In West Virginia, the Obama name is mud given his blatant attack on the driver of that state’s economy- coal.  Although Democratic candidate Natalie Tennant is a good Democratic pick for that seat (presumably less liberal than Rockefeller), Republican candidate Shelley Moore-Capito is an even better fit for West Virginia.  Let’s not forget that despite West Virginia’s drift to the right in the past few presidential elections, the Democratic Party has won a string of statewide elections and currently have a Democratic Governor and two Senators (more on this near the end).

The two iffy races will be in Michigan and Iowa.  In Michigan, one pundit (Larry Sabato) accurately describes the state to the GOP: “fool’s gold.”  Every four years, we hear how Michigan is in play for the Republicans, yet every four years the state opts for the Democratic candidate.  And rest assured that despite a Republican Governor in Lansing, the Democrats will be coming after him very hard this year.  Further, Terri Lynn Land, the GOP candidate, WAS polling close to Gary Peters, but has since drifted back by about 6 points.  She is perhaps the best chance the Republicans have in Michigan, but at this point in the game, it looks like Peters will prevail.

That leaves Iowa where Bruce Braley will face Joni Ernst.  Despite the apparent advantage Braley had going into the general election, Ernst has proven herself to be a persistent pest.  In polling, he cannot shake her.  Iowa politics can be more volatile than those in Michigan and there is a greater chance of a GOP pick-up here than in Michigan.  I am working from a worst case scenario, so I am just playing devil’s advocate and saying the GOP will lose Iowa and Michigan at this point.   Hence, the Republicans would pick up a net total of TWO seats in the Senate.

Class 4- Democrats seeking reelection: This would seem to be a treasure trove of Republican possibilities, especially since of the 16 races, four of them are in states won by Romney in 2012.  The ones that can be written off by the GOP are: Delaware (Chris Coons), Illinois (Dick Durbin), Massachusetts (Ed Markey), New Jersey (Corey Booker), New Mexico (Tom Udall), and Rhode Island (Jack Reed).  I leave out Hawaii because a protracted competitive primary in that state could damage the Democrats.  If Brian Schatz emerges as the nominee, then I would move the Republican chances up.  But if Colleen Hanabusa wins the primary, then all bets are off.  Virginia could be interesting, but incumbent Mark Warner is just too damn formidable and Ed Gillespie has shown nothing thus far.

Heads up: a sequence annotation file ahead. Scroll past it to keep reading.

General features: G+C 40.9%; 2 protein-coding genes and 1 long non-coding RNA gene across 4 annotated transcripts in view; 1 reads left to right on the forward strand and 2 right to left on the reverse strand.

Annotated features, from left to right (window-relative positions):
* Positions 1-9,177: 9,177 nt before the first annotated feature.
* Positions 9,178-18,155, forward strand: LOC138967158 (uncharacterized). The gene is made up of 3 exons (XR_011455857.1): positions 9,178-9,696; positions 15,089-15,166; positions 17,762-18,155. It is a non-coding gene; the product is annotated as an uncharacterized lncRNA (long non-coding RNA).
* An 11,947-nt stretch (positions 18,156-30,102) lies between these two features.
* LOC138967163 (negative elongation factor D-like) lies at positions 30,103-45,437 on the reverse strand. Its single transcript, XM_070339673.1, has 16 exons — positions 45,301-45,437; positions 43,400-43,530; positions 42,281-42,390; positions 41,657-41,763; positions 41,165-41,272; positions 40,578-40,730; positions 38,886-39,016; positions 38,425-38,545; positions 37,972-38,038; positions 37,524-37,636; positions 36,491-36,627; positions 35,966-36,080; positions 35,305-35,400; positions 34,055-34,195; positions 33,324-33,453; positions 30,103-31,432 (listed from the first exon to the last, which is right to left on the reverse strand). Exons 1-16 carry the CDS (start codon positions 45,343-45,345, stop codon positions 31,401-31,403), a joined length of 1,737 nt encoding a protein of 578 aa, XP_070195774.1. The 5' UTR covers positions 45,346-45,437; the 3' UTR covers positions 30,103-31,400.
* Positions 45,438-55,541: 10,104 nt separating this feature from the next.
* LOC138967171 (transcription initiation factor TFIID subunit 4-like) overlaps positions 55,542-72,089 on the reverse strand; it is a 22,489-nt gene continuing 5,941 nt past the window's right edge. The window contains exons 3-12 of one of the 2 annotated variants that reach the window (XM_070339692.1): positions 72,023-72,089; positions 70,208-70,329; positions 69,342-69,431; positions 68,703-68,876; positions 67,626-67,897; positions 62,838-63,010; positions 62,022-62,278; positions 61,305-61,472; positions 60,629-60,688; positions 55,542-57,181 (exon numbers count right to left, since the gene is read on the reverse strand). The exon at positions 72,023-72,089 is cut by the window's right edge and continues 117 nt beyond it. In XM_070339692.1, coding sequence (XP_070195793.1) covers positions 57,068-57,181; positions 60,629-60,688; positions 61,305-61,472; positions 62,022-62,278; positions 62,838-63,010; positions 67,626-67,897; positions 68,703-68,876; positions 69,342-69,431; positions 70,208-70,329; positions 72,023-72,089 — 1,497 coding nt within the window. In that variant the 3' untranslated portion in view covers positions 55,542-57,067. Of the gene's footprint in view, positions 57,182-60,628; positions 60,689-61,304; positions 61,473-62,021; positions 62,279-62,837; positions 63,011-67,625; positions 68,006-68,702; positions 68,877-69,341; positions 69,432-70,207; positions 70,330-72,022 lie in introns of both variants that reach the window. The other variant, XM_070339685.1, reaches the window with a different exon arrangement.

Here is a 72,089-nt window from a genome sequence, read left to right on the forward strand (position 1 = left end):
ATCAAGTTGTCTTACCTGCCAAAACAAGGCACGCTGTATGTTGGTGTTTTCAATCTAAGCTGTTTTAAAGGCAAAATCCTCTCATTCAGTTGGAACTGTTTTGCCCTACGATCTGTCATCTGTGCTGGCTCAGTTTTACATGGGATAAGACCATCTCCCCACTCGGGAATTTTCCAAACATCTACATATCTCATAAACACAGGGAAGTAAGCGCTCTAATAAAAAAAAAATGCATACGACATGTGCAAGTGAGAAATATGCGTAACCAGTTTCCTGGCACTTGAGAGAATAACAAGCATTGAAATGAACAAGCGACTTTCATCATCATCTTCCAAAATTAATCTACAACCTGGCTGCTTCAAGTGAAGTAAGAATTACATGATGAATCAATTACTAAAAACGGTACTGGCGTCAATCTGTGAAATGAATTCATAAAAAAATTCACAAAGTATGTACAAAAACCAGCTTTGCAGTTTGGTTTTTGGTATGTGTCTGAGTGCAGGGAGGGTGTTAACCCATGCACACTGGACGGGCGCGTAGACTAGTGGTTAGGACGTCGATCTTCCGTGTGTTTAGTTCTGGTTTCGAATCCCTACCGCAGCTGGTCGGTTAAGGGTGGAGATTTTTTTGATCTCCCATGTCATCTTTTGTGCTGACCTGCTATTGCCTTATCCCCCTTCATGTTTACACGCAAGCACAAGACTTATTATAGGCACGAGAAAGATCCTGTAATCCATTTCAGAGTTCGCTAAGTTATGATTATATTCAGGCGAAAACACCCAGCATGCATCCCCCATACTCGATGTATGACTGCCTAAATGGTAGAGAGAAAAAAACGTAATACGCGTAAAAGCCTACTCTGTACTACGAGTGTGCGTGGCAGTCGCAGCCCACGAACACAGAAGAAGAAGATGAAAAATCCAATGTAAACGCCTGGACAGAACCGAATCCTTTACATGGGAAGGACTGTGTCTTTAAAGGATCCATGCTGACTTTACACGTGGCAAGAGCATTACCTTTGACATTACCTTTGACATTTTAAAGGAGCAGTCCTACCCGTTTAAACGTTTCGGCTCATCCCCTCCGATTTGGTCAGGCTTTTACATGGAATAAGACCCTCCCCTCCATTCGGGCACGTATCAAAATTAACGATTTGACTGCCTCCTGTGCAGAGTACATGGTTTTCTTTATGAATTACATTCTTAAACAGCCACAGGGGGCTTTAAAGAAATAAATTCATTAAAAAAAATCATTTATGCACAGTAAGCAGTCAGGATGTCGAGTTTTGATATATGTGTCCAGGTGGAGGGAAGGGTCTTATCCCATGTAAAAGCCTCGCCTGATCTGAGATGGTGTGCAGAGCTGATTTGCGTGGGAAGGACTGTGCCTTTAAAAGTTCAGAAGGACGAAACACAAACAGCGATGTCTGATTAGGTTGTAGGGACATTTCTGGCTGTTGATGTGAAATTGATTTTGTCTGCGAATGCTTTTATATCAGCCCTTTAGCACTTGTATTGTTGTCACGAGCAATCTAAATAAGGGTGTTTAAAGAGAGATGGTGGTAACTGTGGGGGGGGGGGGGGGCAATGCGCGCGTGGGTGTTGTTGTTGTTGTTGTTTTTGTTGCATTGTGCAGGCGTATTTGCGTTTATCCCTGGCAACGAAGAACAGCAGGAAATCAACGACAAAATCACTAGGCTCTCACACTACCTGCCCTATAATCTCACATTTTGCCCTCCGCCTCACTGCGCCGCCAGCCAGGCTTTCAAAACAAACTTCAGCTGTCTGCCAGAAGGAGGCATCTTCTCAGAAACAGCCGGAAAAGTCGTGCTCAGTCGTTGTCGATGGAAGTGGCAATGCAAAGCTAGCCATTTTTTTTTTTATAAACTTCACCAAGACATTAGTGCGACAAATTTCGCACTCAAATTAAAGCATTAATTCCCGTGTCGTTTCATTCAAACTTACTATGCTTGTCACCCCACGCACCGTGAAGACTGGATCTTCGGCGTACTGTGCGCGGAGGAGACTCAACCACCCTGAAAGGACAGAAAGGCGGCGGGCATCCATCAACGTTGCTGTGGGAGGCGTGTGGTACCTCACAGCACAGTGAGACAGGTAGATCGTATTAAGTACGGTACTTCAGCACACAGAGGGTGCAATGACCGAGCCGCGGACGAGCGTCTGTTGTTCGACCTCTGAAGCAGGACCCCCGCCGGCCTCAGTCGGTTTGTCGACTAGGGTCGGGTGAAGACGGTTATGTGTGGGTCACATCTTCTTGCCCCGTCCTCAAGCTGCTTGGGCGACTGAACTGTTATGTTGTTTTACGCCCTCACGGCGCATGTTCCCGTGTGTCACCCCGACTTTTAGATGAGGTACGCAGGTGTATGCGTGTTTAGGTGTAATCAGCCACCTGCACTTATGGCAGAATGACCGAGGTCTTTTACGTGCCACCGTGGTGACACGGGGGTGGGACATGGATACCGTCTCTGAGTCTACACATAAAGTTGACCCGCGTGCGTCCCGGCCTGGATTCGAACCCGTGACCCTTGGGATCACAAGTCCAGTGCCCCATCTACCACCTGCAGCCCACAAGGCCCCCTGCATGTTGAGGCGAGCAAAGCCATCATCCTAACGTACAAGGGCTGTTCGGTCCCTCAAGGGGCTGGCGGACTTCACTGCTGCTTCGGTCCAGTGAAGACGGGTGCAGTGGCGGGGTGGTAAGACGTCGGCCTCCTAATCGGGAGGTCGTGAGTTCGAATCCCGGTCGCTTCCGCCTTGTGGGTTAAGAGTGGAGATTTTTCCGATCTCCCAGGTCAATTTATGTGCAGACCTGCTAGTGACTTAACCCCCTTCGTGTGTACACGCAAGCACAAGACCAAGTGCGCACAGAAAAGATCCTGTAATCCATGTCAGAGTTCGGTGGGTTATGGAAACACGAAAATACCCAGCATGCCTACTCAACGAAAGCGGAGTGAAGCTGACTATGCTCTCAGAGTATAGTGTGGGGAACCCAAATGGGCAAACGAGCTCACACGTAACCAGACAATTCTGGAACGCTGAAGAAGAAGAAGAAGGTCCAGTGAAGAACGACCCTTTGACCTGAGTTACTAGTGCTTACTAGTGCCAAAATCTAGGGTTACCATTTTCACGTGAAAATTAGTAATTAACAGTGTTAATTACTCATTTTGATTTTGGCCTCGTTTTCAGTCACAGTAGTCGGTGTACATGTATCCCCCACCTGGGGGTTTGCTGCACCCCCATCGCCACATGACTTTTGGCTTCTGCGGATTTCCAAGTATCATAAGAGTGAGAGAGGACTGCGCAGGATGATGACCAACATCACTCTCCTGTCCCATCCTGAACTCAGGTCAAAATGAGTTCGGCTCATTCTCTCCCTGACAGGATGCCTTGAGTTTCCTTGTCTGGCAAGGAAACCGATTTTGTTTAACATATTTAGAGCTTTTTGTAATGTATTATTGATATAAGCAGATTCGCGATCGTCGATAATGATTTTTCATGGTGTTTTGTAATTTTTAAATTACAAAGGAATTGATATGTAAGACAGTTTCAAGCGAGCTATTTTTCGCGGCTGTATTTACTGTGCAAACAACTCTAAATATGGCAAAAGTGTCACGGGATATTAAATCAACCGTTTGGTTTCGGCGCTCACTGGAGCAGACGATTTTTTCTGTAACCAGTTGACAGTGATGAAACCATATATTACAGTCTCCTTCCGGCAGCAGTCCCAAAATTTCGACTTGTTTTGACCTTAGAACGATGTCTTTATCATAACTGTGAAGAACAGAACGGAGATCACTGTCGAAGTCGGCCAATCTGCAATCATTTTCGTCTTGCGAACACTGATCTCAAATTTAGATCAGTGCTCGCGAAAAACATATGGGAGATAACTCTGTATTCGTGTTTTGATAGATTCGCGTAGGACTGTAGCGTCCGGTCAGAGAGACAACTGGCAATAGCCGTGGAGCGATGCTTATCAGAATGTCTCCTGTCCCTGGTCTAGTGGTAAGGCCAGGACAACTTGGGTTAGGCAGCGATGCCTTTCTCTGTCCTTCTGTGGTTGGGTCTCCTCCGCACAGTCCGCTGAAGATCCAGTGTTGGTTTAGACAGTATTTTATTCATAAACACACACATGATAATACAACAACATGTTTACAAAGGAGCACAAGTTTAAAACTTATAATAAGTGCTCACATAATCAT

That leaves the following races- Alaska (Mark Begich), Arkansas (Mark Pryor), Colorado (Mark Udall), Louisiana (Mary Landrieu), Minnesota (Al Franken), New Hampshire (Jeanne Shaheen), North Carolina (Kay Hagan), and Oregon (Jeff Merkley).  First, the sleeper race- Minnesota.  Gopher State politics is volatile which is why they send a Norm Coleman to the Senate and a Jesse Ventura to the Governor’s mansion.  Al Franken is lying back against presumptive primary winner Mike McFadden.  Franken won this seat in a long recount and then by only 312 votes.  His reelection is not a sure thing.  Given the electoral volatility in this state, it bears close watching after Labor Day.

Oregon could also be a sleeper as Monica Wehby, the Republican candidate, is gaining national exposure and some outlets are beginning to take notice.  Still, she would need to make inroads into the area known as Portlandia- the bulk of Oregon’s population that is somewhat to the Left.  She could pull Democratic resources into a race they did not expect, but this writer believes that is the best she can do at this point.

Alaska looks(ed) ripe for the pickings, but Begich is running a great campaign thus far by distancing himself from Obama.  Also, a three-way primary race late in the primary season is serving to batter the eventual GOP candidate.  This could certainly change after Labor Day, but what once looked like a certainty has shifted somewhat- not a certainty for Begich per se, but one where the GOP will have to work a lot harder to win in November than originally anticipated.